Date of Award


Document Type


Degree Name

Doctor of Philosophy (PhD)


Biological Sciences

First Advisor

James B. Grace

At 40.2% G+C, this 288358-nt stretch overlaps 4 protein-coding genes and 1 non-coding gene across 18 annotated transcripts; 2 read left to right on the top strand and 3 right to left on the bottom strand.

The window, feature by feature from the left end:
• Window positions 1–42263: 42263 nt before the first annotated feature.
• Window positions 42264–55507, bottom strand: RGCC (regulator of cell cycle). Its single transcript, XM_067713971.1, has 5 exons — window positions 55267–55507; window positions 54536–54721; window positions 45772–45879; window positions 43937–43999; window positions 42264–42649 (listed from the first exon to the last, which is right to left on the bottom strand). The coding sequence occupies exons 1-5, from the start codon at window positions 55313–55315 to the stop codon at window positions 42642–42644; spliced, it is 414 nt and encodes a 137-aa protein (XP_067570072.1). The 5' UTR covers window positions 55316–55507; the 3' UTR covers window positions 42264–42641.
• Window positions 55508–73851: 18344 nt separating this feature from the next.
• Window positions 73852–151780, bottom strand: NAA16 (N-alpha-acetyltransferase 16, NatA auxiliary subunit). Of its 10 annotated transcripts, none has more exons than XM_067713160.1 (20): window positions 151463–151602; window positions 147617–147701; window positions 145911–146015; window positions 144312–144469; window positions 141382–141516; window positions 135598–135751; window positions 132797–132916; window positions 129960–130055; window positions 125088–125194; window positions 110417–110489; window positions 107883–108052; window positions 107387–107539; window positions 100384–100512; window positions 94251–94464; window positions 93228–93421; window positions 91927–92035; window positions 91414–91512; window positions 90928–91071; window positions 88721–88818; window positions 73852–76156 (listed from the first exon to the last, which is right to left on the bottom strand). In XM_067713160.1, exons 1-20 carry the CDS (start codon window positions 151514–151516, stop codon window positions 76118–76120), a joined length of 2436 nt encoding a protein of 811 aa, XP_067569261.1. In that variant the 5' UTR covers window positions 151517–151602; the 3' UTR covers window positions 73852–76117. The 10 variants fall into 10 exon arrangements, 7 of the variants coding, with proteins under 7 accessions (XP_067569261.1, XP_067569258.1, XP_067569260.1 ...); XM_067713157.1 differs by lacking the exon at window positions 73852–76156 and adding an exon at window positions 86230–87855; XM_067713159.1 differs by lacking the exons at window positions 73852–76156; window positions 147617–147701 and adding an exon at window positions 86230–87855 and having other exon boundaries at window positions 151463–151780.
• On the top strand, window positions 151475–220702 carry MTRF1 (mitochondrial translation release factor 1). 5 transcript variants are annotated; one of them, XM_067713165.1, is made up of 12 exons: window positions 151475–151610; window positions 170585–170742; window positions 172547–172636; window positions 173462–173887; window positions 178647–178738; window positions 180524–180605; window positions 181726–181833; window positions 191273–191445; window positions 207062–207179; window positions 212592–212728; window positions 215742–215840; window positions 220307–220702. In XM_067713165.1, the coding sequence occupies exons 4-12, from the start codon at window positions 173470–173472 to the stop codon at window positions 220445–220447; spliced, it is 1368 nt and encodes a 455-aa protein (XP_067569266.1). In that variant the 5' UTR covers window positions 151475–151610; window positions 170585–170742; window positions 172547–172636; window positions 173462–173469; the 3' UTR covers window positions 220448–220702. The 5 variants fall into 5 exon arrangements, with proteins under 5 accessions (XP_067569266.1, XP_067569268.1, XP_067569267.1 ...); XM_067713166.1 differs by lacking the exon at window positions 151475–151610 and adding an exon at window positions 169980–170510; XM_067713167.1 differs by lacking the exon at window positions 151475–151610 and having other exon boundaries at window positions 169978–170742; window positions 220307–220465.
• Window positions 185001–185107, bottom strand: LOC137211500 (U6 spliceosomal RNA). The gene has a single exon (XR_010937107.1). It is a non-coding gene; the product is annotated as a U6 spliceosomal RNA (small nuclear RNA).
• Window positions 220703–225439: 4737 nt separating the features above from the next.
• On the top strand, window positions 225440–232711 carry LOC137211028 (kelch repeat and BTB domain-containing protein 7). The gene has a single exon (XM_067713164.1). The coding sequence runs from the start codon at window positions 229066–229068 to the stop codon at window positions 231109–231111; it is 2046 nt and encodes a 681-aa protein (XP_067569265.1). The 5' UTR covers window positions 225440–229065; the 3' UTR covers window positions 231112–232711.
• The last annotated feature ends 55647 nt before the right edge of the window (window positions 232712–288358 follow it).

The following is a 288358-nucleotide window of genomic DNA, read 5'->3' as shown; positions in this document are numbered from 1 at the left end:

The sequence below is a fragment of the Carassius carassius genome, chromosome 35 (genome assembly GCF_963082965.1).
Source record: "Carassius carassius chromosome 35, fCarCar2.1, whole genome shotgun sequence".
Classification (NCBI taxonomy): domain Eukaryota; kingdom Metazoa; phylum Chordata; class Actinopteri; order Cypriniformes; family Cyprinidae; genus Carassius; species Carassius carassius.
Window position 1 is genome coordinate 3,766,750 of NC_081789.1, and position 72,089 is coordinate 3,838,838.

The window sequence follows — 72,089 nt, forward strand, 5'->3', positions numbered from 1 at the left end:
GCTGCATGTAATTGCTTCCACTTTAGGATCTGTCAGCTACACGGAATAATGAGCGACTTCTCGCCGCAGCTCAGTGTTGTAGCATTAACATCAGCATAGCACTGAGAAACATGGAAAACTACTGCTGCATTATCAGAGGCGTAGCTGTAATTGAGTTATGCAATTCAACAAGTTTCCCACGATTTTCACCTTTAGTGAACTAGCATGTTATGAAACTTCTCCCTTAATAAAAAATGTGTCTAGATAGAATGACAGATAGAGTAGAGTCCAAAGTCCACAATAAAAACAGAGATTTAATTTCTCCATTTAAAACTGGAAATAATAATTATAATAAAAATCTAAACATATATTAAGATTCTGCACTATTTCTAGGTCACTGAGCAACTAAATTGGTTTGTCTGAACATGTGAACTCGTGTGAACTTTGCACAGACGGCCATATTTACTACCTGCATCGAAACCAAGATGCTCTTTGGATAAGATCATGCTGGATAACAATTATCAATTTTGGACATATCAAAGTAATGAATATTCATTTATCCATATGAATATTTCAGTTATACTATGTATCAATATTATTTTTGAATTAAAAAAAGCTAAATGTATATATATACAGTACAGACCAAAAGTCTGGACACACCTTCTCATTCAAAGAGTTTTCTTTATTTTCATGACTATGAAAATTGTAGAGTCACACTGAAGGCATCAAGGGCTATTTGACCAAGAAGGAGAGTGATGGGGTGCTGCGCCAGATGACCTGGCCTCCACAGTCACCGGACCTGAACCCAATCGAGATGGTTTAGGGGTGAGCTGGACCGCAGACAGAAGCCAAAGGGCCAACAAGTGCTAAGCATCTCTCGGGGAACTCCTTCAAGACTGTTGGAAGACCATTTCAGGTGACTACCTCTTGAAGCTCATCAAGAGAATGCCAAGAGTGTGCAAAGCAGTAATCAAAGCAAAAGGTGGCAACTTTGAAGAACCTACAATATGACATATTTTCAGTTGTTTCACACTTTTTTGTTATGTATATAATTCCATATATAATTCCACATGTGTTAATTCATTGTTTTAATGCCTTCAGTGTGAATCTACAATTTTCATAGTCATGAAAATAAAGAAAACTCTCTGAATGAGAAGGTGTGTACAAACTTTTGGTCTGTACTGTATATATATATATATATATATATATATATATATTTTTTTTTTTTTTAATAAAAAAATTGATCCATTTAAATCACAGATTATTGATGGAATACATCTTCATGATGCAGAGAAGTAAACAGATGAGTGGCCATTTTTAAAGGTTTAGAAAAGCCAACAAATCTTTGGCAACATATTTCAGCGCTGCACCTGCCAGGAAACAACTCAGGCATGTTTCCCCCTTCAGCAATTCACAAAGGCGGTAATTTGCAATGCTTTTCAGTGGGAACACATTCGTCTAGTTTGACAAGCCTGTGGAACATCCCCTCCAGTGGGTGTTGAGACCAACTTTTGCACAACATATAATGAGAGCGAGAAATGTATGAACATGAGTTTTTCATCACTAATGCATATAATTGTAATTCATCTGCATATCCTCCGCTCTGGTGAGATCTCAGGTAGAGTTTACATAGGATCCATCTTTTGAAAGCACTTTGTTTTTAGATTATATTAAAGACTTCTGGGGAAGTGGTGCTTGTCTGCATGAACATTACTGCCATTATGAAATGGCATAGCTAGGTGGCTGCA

The factors that control plant species diversity have been examined by many researchers, but with little consensus as to the causes of diversity patterns. Plant diversity has been correlated with disturbance, competition, soil resources, and other variables. In the research presented here, I investigated the relationship between plant species richness and biomass, competition, nutrient enrichment, flooding, salinity, and herbivory in field studies in Louisiana coastal marshes. Biomass alone was a poor predictor of richness in two Louisiana marshes. When environmental variables (flooding, salinity, and soil fertility) were included with biomass in a multiple regression model, 82% of the variance in species richness was explained. When nutrients were added, a short-term study demonstrated no significant change in richness though biomass increased substantially. When vines were removed in one study, biomass increased but richness did not change. The relationship between flooding and salinity and richness was also investigated. Increasing flooding stress or salinity levels decreased richness. Relative sea level rise is expected to increase salt water encroachment into fresh coastal areas as well as increase water levels. The results here confirm other work that relative sea level rise will have detrimental effects on coastal plant communities. Herbivory in Louisiana coastal marshes is primarily by mammals. Alone, herbivory did not affect species richness. However, in combination with flooding treatments, herbivory caused a greater decrease in richness. When sods were transplanted from a brackish to a fresh marsh, plants were consumed by the herbivores resulting in an unexpected interaction. Herbivores prevented a decrease in richness with fertilization. Although in later data sets biomass was found to correlate better with species richness, the addition of environmental variables to a statistical model increased predictive ability. A structural equation model developed from descriptive data predicted 47% of the variance in species richness. When the predictions were tested, many were met, with the exception of the interactions described above. When experimental treatments that had not been included in the original model sampling were eliminated from the data set, the predicted richness values explained 63% of the variance in observed richness in the experimental manipulations.